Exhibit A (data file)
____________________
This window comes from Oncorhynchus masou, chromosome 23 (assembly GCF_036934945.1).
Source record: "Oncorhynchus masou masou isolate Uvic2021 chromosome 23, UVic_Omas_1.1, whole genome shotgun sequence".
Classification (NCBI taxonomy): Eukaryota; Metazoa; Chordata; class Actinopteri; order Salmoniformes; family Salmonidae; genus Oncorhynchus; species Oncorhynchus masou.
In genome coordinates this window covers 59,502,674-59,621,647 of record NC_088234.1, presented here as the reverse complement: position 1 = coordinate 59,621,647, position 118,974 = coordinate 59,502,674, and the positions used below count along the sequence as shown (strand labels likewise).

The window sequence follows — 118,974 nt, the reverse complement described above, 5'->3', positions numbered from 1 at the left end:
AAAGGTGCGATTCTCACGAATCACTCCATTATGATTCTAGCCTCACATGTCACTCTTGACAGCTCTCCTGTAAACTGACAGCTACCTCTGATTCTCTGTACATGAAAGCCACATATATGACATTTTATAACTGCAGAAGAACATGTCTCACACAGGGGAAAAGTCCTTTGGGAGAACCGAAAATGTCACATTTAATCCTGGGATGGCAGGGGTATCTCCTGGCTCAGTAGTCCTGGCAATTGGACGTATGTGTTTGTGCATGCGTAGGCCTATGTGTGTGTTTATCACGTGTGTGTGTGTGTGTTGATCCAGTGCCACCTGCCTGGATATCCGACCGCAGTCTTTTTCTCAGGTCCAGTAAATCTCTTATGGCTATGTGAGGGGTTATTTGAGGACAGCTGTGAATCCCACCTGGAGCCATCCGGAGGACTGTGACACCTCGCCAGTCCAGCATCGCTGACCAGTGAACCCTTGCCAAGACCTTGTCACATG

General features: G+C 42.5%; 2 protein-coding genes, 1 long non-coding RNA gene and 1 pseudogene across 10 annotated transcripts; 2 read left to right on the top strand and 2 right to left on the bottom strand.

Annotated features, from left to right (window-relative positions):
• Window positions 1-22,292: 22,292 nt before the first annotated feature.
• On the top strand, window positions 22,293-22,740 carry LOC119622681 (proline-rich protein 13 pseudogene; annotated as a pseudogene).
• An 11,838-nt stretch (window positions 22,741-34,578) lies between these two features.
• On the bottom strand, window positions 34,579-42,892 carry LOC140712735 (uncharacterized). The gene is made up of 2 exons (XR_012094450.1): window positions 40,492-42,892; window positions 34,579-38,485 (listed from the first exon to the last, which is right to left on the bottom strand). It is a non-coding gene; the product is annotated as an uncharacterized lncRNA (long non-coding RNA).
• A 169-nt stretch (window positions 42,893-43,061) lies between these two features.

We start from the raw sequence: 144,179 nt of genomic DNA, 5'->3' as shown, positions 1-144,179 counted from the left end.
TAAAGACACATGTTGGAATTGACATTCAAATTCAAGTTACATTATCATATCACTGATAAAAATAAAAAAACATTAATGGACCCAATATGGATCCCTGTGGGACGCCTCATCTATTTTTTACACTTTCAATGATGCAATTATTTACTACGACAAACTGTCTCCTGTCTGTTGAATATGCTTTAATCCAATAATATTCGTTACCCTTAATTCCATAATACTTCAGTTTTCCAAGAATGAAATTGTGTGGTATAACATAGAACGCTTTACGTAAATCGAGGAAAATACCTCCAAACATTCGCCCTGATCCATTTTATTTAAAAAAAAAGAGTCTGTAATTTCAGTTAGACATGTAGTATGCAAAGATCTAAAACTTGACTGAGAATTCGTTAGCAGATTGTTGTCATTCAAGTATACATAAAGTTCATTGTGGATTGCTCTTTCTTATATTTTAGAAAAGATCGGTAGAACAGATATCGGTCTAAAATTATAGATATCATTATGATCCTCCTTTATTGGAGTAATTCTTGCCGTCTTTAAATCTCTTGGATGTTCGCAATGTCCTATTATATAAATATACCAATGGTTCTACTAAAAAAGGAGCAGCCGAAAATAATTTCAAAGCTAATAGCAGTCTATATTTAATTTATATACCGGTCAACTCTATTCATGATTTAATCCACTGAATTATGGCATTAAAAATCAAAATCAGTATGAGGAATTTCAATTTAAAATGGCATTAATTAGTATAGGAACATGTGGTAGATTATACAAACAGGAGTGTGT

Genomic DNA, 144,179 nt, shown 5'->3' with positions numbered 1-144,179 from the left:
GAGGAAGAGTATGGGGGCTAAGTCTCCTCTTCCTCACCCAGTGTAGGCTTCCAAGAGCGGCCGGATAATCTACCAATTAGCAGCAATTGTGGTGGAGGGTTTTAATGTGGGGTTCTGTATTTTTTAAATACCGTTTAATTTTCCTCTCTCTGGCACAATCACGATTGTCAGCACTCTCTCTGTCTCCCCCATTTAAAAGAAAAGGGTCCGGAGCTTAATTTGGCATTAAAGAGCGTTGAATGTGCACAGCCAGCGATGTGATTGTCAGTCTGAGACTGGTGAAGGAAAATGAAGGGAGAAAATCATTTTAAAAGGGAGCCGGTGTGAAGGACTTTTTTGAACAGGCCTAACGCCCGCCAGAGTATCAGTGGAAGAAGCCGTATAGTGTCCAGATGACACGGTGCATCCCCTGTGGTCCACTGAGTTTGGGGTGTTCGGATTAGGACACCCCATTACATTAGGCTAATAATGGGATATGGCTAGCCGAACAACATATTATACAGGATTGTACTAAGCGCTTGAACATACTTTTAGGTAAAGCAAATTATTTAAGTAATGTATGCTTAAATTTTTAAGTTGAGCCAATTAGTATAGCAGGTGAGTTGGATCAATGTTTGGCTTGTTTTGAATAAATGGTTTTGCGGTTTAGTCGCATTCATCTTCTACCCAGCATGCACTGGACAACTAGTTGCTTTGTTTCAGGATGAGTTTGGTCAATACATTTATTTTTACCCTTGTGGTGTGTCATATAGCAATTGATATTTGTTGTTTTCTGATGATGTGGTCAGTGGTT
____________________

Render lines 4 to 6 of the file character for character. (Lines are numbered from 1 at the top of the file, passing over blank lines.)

In genome coordinates this window covers 59,502,674-59,621,647 of record NC_088234.1, presented here as the reverse complement: position 1 = coordinate 59,621,647, position 118,974 = coordinate 59,502,674, and the positions used below count along the sequence as shown (strand labels likewise).

The window sequence follows — 118,974 nt, the reverse complement described above, 5'->3', positions numbered from 1 at the left end:
AAAGGTGCGATTCTCACGAATCACTCCATTATGATTCTAGCCTCACATGTCACTCTTGACAGCTCTCCTGTAAACTGACAGCTACCTCTGATTCTCTGTACATGAAAGCCACATATATGACATTTTATAACTGCAGAAGAACATGTCTCACACAGGGGAAAAGTCCTTTGGGAGAACCGAAAATGTCACATTTAATCCTGGGATGGCAGGGGTATCTCCTGGCTCAGTAGTCCTGGCAATTGGACGTATGTGTTTGTGCATGCGTAGGCCTATGTGTGTGTTTATCACGTGTGTGTGTGTGTGTTGATCCAGTGCCACCTGCCTGGATATCCGACCGCAGTCTTTTTCTCAGGTCCAGTAAATCTCTTATGGCTATGTGAGGGGTTATTTGAGGACAGCTGTGAATCCCACCTGGAGCCATCCGGAGGACTGTGACACCTCGCCAGTCCAGCATCGCTGACCAGTGAACCCTTGCCAAGACCTTGTCACATG